I wished for more description of places and people to help me see and feel this world – not only the world of 1970s Cairo, but Liverpool, the Keele University campus, and his much-loved Toronto gay village. Without compelling description or scene, it was all a little sterile for me, and left a big “gap” in the story.
Some readers will of course appreciate the spare, direct style. Al-Solaylee comes from a journalism background, and his book certainly has the stripped-down style of news articles. The straight-forward telling does create a sense of urgency, a fast-paced rhythm to the book, which is no small feat considering it spans nearly fifty years and two continents, all in just over 200 pages. Not only that, but the family dynamics, events, and Al-Solaylee’s own experiences as a gay man are woven together smoothly and naturally.
Still, I think the gap remains unfilled. Al-Solaylee writes that the book was borne out of the depression and sadness he experienced after his last visit to Yemen. He also writes that his family history, previously unknown even to some close friends, was very difficult for him to talk about, which is clear from the way he glosses over so much of his family’s story. Some of the most painful passages, like the death of his father, his mother, his sister’s sadness, happen quickly. I understand the sense of urgency in writing this story, and the healing that can come from writing it, but I wonder if this book happened too quickly? If the pain and guilt was so raw, the author could not stand back enough to allow himself and his family to become characters, too.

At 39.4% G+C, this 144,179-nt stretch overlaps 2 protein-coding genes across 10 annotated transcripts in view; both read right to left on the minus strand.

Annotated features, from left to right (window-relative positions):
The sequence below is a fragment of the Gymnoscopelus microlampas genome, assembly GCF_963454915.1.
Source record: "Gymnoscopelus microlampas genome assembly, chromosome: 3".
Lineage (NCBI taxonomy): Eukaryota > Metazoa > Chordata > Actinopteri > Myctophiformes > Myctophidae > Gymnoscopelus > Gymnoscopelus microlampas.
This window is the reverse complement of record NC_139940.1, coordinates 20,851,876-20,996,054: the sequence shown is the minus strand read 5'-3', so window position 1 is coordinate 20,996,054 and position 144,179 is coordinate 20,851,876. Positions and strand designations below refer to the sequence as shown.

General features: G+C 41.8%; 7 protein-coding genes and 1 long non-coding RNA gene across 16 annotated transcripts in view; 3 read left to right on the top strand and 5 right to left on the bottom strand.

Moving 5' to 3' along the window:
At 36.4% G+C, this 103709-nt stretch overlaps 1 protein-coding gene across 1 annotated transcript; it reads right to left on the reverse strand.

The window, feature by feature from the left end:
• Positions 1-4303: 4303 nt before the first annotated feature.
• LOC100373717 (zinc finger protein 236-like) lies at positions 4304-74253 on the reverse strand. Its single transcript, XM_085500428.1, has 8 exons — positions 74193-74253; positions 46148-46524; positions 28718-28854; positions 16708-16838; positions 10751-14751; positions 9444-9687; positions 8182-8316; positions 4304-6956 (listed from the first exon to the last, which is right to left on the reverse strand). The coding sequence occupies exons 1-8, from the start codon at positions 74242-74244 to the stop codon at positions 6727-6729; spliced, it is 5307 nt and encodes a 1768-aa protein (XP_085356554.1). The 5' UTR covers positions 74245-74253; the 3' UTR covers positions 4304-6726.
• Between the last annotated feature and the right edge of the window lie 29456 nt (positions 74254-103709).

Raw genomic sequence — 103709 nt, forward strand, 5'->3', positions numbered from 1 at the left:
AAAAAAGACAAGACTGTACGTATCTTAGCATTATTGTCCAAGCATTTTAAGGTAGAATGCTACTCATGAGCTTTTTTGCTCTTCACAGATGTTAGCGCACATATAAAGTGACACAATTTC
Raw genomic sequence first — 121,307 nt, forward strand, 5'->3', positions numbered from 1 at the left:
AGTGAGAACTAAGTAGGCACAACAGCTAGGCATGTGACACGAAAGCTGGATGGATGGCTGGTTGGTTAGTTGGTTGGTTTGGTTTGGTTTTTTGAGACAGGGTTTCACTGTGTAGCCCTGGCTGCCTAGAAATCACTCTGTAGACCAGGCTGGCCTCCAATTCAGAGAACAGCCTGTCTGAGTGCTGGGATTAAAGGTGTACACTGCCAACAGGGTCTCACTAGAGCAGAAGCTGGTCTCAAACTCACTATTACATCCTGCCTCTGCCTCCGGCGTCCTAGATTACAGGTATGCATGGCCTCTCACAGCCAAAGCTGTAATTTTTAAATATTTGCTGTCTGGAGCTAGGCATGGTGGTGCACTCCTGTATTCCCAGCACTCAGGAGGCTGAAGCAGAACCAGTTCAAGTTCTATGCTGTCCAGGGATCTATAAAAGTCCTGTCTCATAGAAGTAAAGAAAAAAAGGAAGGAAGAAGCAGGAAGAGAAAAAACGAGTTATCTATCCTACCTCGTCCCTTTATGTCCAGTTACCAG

What really leaves the gap unfilled, though, is the perspective Al-Solaylee offers. As a Western reader with very little experience or knowledge of Arab cultures, I don’t feel like I am any closer to an understanding from where I started. Al-Solaylee admits he made conscious efforts to distance himself from his Arab heritage, and to think like a Westerner, so his characterization of Arab cultures is one where women are victims of extreme misogyny, religion is anti-intellectual and backward-thinking, and the future of the Middle East is hopeless. Maybe this could simply be “true.” But is this any different from the common Western notions of Arab cultures already?
So what are you saying?, you ask. That he wasn’t “Arab enough” for you?
Not at all! Al-Solaylee is who he is, and Intolerable reveals plainly the various influences and experiences that led him to this perspective. He doesn’t have to represent an Arab voice, a gay voice, a gay Arab voice, a Toronto voice, an immigrant voice . . . He can simply tell his story. The trouble comes when he sets out a goal to bridge two worlds – to represent the Arab world to Western readers, but simply reinforces a West-is-Best narrative. It feels incomplete – how could it not?
That said, Intolerable has definitely inspired me to learn more about Arab cultures and histories, and is an absolutely necessary account of life as a gay person in Arab countries. My partner is now reading the book, too, and really enjoying it. I have begun searching for more books and films on this subject, and I have not found very many. What I do find, I will share with you in an upcoming post, and I am eager to hear any suggestions – please put them in the comments if you think of something. Perhaps where Intolerable failed to really “fill a gap,” it can at least begin some important conversations.